Divide does not conquer
Children with behaviour problems are being "segregated" within mainstream schools despite the national policy of inclusion, a leading educationist has claimed.
George Head, a senior lecturer in education studies at Glasgow University, believes the education system is perpetuating a pessimistic view of children presented by government and the media, by treating bad behaviour as something that schools need to "fix" before learning can take place.
He argues that efforts to include more children in mainstream education are being undermined so that, for example, young people with behaviour problems are moved to separate units within schools to work with peripatetic support staff. He said overtly categorising children as having behaviour problems was undesirable: "Labelling tends to re-inforce children's negative views of themselves."
Dr Head, who spoke at this week's Helping to Build Healthier and Happier Children conference in Glasgow, argued that in the wider world, children had been "patronised, demonised and marginalised", so that a view of young people as a threatening presence on the edge of society had become "popular mythology".
He singled out factors that had contributed to such negative views, including continual references in the media to "neds", "yobs", and "feral children", and government preoccupation with Asbos and curfews. Either that, he went on, or children were represented as vulnerable and neglected victims who had been let down.
"Within the education system, a similarly pessimistic view of young people has dominated the discourse surrounding behaviour," he said. He pointed to a preponderance of initiatives that dealt with difficult behaviour as a matter of discipline, leading to the ubiquity of phrases such as "assertive discipline" and "discipline with dignity".
He believes that attempts to solve pupils' discipline issues are based on a misguided assumption that to "fix" behaviour makes learning take place; it is more effective to start by looking at educational needs.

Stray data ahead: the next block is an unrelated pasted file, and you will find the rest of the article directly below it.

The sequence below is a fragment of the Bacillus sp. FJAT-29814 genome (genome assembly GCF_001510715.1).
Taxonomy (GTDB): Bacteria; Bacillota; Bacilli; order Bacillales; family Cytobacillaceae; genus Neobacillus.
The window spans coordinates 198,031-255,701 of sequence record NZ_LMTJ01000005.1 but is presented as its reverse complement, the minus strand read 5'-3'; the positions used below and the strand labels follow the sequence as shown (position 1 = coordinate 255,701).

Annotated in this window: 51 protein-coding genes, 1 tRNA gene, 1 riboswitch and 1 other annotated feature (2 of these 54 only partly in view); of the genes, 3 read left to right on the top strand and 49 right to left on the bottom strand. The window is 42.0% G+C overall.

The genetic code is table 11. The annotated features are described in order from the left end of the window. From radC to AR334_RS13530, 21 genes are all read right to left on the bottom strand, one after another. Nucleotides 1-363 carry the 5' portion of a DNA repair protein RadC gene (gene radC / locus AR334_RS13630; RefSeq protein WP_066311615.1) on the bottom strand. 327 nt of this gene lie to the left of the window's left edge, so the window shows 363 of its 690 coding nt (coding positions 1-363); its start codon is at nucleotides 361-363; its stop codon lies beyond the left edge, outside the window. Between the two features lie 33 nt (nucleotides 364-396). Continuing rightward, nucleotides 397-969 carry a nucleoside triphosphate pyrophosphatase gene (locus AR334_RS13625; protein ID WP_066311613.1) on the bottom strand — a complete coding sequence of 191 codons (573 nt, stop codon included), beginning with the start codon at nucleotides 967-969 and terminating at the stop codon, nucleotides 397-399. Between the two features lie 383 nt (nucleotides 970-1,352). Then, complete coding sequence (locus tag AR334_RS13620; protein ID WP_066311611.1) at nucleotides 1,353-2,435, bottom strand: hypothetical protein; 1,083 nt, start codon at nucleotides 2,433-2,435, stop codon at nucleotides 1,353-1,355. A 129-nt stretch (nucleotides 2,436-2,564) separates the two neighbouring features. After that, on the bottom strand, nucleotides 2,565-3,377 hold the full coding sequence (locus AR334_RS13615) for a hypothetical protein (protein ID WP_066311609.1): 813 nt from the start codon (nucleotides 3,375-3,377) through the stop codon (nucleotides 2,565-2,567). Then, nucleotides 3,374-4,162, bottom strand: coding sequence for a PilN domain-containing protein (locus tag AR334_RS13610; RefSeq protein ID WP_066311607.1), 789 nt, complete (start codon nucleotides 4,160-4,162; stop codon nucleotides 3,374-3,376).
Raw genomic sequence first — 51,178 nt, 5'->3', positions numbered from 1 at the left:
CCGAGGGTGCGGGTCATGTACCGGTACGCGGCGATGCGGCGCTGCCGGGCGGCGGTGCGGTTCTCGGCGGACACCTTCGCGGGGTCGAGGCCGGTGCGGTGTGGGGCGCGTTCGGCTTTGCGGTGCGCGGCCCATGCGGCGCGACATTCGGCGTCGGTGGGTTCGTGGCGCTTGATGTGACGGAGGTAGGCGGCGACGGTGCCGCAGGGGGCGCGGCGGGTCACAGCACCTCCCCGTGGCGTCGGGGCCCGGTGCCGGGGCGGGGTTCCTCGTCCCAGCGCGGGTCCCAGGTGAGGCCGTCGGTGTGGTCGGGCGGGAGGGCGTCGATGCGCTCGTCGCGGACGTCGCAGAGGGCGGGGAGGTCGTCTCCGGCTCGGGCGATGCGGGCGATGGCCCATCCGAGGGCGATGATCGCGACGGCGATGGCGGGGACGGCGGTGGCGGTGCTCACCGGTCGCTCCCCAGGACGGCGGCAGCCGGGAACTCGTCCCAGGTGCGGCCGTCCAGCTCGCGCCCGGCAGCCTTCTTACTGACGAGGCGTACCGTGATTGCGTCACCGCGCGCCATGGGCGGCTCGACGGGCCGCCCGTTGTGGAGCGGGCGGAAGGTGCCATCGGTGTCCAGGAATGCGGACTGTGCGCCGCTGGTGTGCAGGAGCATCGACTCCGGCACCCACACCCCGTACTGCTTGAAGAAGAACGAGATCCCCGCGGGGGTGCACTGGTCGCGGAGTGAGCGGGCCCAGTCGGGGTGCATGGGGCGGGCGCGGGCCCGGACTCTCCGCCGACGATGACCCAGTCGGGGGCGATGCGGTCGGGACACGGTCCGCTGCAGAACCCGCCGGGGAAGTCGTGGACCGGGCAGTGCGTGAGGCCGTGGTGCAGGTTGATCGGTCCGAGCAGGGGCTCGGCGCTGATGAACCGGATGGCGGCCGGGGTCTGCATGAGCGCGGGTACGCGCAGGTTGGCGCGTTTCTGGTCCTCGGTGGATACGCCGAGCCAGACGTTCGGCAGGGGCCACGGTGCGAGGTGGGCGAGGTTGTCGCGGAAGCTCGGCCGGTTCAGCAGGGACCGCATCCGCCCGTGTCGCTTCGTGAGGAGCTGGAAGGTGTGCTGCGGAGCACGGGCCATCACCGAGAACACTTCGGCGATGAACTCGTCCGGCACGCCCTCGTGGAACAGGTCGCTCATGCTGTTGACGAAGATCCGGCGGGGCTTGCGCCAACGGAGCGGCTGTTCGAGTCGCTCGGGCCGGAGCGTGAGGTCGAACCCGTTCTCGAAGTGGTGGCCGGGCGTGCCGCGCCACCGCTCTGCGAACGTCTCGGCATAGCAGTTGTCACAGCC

"While socially acceptable behaviour might be more conducive to learning taking place, on its own it does not guarantee that learning takes place,"
Dr Head believes that some progress has been made - thanks largely to the Additional Support for Learning Act of 2004 - in that social, emotional and behavioural difficulties are now seen as learning difficulties, while children with such issues "have ceased to be demonised in the way that they have been in the past".
He said teachers needed more help in dealing with children with behaviour problems. "Quite often, the least supported person is the teacher."
Ronnie Smith, general secretary of the Educational Institute of Scotland, said: "Pupils with additional support needs can only successfully be educated in mainstream classes if the necessary resources - for example, smaller classes, additional staffing support - are put in place to support this."
Meanwhile, research by Strathclyde University has found that teachers in mainstream primary schools in Scotland have lower expectations of children with learning difficulties than colleagues in special schools.
Lisa Woolfson, a senior lecturer in educational psychology, said: "Research in psychology strongly suggests that what you believe about another person can change your attitude and behaviour towards them, even though the attribution may not be accurate.
"For inclusion policies to work, teachers need to view learners with special needs as equally likely to benefit from their teaching input as other learners in the class."
Dr Woolfson and her team collated the views of 99 primary teachers in one local authority. The findings are published in Educational Psychology.